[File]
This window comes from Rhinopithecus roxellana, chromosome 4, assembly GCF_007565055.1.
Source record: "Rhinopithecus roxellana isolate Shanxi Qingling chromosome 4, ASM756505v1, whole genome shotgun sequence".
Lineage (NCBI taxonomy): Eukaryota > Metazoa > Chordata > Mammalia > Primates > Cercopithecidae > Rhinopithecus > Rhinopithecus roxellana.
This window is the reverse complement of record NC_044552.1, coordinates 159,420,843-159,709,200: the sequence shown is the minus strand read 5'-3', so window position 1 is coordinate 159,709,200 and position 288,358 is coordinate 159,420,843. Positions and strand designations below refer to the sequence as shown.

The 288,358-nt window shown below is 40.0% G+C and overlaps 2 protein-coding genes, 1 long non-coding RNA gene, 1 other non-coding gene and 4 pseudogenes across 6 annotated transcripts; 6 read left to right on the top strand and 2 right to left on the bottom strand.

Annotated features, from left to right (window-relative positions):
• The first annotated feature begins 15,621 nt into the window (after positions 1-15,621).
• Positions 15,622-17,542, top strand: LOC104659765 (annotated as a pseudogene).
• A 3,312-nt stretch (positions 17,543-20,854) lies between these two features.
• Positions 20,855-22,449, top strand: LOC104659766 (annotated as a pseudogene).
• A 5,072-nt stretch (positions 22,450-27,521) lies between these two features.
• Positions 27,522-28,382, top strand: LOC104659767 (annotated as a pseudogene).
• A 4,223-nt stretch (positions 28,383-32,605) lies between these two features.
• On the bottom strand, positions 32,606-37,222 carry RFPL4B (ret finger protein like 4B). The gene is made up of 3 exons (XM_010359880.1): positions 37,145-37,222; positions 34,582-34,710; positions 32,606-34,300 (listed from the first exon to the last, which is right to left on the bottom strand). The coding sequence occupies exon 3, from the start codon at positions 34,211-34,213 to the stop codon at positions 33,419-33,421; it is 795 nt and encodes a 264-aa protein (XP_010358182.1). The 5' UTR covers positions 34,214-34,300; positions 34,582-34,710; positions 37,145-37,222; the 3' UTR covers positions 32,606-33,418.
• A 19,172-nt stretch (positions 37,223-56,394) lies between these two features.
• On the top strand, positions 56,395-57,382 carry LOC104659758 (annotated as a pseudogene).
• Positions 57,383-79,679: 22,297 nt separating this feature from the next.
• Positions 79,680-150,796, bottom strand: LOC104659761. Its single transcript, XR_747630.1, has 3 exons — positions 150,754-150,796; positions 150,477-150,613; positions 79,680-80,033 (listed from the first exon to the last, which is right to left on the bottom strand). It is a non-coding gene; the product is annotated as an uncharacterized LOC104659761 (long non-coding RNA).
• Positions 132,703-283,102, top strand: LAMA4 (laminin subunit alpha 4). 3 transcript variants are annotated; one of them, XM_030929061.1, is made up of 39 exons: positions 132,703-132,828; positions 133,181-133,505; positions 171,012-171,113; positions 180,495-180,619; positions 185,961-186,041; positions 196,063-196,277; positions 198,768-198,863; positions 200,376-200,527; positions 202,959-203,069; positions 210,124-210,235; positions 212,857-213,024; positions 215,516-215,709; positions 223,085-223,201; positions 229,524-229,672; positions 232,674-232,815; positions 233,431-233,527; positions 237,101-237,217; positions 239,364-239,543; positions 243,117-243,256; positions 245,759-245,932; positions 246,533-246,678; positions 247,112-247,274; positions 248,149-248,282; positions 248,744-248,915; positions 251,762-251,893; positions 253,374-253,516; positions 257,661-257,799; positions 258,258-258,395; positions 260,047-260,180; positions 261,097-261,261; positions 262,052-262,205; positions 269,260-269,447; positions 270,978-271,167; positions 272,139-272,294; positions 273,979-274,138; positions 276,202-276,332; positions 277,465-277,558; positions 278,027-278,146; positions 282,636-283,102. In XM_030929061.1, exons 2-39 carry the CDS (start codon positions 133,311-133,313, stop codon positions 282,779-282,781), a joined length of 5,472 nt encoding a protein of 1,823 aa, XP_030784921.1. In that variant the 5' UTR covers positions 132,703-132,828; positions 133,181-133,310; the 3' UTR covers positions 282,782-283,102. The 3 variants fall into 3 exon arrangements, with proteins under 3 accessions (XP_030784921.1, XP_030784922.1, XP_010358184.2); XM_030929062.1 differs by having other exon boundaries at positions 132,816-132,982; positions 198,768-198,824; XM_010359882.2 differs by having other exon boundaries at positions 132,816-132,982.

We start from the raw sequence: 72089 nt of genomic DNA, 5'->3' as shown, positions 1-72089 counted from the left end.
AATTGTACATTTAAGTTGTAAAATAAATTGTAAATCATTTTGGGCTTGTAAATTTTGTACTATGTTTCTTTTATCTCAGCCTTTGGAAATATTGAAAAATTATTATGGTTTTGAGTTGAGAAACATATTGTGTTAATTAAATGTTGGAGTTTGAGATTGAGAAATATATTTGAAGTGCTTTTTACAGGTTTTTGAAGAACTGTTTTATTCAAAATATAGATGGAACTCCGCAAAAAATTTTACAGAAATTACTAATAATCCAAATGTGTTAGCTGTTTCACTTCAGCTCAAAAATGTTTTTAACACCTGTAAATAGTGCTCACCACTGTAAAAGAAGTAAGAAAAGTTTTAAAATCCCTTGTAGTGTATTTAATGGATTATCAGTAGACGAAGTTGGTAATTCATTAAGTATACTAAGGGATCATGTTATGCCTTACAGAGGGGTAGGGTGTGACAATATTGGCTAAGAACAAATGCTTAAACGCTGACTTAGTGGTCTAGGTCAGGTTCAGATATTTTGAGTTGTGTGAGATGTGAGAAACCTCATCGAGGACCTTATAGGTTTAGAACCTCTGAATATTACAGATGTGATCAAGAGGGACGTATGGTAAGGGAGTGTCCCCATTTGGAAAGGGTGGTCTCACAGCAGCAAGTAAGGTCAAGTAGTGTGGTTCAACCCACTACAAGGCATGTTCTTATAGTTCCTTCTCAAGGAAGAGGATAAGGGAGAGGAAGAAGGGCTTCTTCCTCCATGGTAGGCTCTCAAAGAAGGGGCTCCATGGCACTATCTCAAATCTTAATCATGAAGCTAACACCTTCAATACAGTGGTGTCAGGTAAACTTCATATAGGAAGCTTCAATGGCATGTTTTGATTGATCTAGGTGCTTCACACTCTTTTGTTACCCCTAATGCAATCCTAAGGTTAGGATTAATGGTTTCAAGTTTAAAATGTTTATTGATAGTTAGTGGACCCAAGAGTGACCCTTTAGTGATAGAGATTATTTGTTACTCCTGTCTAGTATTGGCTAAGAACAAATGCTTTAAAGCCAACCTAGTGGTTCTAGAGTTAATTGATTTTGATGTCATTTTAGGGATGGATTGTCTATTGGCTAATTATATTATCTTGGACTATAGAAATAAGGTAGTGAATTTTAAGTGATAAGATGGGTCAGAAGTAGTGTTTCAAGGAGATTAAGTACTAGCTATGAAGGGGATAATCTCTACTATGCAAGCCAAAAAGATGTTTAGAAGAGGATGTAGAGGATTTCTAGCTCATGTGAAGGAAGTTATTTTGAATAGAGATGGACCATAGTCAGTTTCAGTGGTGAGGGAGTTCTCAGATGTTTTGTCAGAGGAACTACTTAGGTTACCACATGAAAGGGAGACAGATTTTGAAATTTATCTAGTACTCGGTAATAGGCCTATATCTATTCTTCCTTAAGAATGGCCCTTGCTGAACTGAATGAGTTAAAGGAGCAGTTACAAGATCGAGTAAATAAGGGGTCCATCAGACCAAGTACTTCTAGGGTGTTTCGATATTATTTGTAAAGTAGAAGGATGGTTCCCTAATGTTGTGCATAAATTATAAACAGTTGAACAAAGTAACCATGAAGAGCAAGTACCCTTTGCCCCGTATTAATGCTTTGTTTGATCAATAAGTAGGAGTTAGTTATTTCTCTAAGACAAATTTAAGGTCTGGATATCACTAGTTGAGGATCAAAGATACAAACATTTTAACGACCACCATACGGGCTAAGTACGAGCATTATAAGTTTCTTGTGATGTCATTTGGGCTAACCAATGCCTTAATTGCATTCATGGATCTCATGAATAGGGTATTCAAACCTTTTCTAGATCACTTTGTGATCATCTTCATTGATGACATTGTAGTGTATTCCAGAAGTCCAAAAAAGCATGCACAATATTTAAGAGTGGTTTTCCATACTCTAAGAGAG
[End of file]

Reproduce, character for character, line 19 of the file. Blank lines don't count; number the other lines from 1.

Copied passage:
• Positions 132,703-283,102, top strand: LAMA4 (laminin subunit alpha 4). 3 transcript variants are annotated; one of them, XM_030929061.1, is made up of 39 exons: positions 132,703-132,828; positions 133,181-133,505; positions 171,012-171,113; positions 180,495-180,619; positions 185,961-186,041; positions 196,063-196,277; positions 198,768-198,863; positions 200,376-200,527; positions 202,959-203,069; positions 210,124-210,235; positions 212,857-213,024; positions 215,516-215,709; positions 223,085-223,201; positions 229,524-229,672; positions 232,674-232,815; positions 233,431-233,527; positions 237,101-237,217; positions 239,364-239,543; positions 243,117-243,256; positions 245,759-245,932; positions 246,533-246,678; positions 247,112-247,274; positions 248,149-248,282; positions 248,744-248,915; positions 251,762-251,893; positions 253,374-253,516; positions 257,661-257,799; positions 258,258-258,395; positions 260,047-260,180; positions 261,097-261,261; positions 262,052-262,205; positions 269,260-269,447; positions 270,978-271,167; positions 272,139-272,294; positions 273,979-274,138; positions 276,202-276,332; positions 277,465-277,558; positions 278,027-278,146; positions 282,636-283,102. In XM_030929061.1, exons 2-39 carry the CDS (start codon positions 133,311-133,313, stop codon positions 282,779-282,781), a joined length of 5,472 nt encoding a protein of 1,823 aa, XP_030784921.1. In that variant the 5' UTR covers positions 132,703-132,828; positions 133,181-133,310; the 3' UTR covers positions 282,782-283,102. The 3 variants fall into 3 exon arrangements, with proteins under 3 accessions (XP_030784921.1, XP_030784922.1, XP_010358184.2); XM_030929062.1 differs by having other exon boundaries at positions 132,816-132,982; positions 198,768-198,824; XM_010359882.2 differs by having other exon boundaries at positions 132,816-132,982.